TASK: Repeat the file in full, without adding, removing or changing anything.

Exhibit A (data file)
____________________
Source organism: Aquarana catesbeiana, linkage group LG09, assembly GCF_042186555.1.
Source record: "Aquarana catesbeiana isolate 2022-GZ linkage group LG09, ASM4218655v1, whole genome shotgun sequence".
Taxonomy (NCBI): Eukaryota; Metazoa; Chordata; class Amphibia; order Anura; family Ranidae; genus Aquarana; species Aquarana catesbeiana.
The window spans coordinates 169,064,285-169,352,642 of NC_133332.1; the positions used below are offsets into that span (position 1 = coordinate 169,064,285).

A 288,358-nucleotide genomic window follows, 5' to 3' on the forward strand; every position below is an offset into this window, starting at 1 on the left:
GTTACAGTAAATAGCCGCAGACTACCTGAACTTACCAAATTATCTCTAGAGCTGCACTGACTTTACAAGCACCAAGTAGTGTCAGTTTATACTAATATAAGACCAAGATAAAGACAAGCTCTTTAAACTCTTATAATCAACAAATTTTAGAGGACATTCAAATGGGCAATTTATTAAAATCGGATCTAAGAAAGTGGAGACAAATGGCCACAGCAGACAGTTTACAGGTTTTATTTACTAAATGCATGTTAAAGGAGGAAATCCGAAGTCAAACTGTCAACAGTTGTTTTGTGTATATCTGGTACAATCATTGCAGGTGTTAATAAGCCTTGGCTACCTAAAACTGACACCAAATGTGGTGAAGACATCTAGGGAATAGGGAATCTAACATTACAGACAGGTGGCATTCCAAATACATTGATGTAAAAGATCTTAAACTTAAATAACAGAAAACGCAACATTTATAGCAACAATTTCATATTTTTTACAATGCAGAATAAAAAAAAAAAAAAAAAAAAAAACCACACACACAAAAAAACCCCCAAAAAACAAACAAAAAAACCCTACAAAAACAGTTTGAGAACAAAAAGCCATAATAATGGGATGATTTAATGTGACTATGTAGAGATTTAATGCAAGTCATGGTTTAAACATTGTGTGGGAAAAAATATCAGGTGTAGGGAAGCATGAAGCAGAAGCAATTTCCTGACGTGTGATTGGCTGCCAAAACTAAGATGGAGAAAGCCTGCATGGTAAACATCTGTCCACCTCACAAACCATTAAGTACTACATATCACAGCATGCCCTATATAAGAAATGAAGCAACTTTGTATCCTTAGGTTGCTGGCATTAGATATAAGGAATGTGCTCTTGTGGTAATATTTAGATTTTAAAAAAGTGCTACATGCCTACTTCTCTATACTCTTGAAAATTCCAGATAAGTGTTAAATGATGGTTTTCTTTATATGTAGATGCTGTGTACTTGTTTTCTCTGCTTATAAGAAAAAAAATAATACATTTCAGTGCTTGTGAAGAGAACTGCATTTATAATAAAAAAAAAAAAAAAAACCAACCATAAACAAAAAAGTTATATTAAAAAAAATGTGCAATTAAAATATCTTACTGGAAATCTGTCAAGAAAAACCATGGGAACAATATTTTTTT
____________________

Source organism: Aquarana catesbeiana, linkage group LG09, assembly GCF_042186555.1.
Source record: "Aquarana catesbeiana isolate 2022-GZ linkage group LG09, ASM4218655v1, whole genome shotgun sequence".
Taxonomy (NCBI): Eukaryota; Metazoa; Chordata; class Amphibia; order Anura; family Ranidae; genus Aquarana; species Aquarana catesbeiana.
The window spans coordinates 169,064,285-169,352,642 of NC_133332.1; the positions used below are offsets into that span (position 1 = coordinate 169,064,285).

A 288,358-nucleotide genomic window follows, 5' to 3' on the forward strand; every position below is an offset into this window, starting at 1 on the left:
GTTACAGTAAATAGCCGCAGACTACCTGAACTTACCAAATTATCTCTAGAGCTGCACTGACTTTACAAGCACCAAGTAGTGTCAGTTTATACTAATATAAGACCAAGATAAAGACAAGCTCTTTAAACTCTTATAATCAACAAATTTTAGAGGACATTCAAATGGGCAATTTATTAAAATCGGATCTAAGAAAGTGGAGACAAATGGCCACAGCAGACAGTTTACAGGTTTTATTTACTAAATGCATGTTAAAGGAGGAAATCCGAAGTCAAACTGTCAACAGTTGTTTTGTGTATATCTGGTACAATCATTGCAGGTGTTAATAAGCCTTGGCTACCTAAAACTGACACCAAATGTGGTGAAGACATCTAGGGAATAGGGAATCTAACATTACAGACAGGTGGCATTCCAAATACATTGATGTAAAAGATCTTAAACTTAAATAACAGAAAACGCAACATTTATAGCAACAATTTCATATTTTTTACAATGCAGAATAAAAAAAAAAAAAAAAAAAAAAACCACACACACAAAAAAACCCCCAAAAAACAAACAAAAAAACCCTACAAAAACAGTTTGAGAACAAAAAGCCATAATAATGGGATGATTTAATGTGACTATGTAGAGATTTAATGCAAGTCATGGTTTAAACATTGTGTGGGAAAAAATATCAGGTGTAGGGAAGCATGAAGCAGAAGCAATTTCCTGACGTGTGATTGGCTGCCAAAACTAAGATGGAGAAAGCCTGCATGGTAAACATCTGTCCACCTCACAAACCATTAAGTACTACATATCACAGCATGCCCTATATAAGAAATGAAGCAACTTTGTATCCTTAGGTTGCTGGCATTAGATATAAGGAATGTGCTCTTGTGGTAATATTTAGATTTTAAAAAAGTGCTACATGCCTACTTCTCTATACTCTTGAAAATTCCAGATAAGTGTTAAATGATGGTTTTCTTTATATGTAGATGCTGTGTACTTGTTTTCTCTGCTTATAAGAAAAAAAATAATACATTTCAGTGCTTGTGAAGAGAACTGCATTTATAATAAAAAAAAAAAAAAAAACCAACCATAAACAAAAAAGTTATATTAAAAAAAATGTGCAATTAAAATATCTTACTGGAAATCTGTCAAGAAAAACCATGGGAACAATATTTTTTT